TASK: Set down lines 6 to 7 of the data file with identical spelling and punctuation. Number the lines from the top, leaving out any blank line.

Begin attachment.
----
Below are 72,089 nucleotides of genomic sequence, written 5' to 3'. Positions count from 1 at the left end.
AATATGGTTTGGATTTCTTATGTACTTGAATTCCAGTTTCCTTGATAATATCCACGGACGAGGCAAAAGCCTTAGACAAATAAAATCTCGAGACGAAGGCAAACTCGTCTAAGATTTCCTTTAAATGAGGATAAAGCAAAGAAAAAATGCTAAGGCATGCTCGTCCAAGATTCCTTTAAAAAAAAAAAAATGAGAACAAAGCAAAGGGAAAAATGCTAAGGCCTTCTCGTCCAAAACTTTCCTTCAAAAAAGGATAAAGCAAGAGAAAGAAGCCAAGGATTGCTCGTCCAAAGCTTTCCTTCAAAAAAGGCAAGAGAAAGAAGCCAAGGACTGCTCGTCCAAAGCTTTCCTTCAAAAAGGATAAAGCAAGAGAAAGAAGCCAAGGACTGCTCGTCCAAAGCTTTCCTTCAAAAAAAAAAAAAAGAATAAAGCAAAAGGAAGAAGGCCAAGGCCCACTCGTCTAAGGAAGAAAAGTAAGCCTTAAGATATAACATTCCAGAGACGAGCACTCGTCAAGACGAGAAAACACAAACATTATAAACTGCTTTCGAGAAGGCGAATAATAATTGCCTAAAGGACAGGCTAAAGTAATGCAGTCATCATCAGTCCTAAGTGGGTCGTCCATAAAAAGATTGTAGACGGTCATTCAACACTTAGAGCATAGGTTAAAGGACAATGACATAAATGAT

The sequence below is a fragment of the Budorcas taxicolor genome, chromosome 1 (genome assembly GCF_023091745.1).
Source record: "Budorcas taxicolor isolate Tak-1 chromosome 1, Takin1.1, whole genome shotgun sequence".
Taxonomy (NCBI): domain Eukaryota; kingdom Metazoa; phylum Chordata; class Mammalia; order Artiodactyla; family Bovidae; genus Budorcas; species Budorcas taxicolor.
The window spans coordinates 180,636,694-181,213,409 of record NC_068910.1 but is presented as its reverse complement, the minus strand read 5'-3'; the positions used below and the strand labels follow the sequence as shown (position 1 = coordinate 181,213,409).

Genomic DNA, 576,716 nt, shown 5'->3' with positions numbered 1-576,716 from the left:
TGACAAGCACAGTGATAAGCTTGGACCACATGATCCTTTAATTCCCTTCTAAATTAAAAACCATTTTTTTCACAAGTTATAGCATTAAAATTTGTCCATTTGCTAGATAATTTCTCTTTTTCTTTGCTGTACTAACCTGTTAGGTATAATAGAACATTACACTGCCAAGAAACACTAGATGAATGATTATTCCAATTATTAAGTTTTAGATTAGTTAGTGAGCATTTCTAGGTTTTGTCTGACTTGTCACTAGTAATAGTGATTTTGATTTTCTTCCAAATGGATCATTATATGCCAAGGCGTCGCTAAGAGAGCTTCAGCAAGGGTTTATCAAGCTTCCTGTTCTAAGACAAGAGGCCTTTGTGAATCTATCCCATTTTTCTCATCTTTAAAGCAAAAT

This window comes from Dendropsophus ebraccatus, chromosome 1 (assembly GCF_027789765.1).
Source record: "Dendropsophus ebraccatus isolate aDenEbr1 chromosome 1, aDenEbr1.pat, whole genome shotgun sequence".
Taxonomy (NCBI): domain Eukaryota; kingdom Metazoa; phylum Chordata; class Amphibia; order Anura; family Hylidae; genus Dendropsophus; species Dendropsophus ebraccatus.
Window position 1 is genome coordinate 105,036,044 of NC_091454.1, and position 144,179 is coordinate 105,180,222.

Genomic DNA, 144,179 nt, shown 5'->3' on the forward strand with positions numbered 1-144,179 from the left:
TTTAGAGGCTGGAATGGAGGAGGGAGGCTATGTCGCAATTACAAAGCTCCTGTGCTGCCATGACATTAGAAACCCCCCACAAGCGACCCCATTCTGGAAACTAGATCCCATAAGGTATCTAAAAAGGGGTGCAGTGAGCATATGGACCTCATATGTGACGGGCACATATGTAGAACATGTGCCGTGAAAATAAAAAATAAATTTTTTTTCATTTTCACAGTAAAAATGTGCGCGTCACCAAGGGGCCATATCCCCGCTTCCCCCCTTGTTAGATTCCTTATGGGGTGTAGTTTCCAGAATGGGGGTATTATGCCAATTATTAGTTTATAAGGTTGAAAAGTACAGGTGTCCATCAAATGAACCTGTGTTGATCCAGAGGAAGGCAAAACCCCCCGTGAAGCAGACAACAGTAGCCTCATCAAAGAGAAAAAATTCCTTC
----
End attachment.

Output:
The window spans coordinates 180,636,694-181,213,409 of record NC_068910.1 but is presented as its reverse complement, the minus strand read 5'-3'; the positions used below and the strand labels follow the sequence as shown (position 1 = coordinate 181,213,409).

Genomic DNA, 576,716 nt, shown 5'->3' with positions numbered 1-576,716 from the left: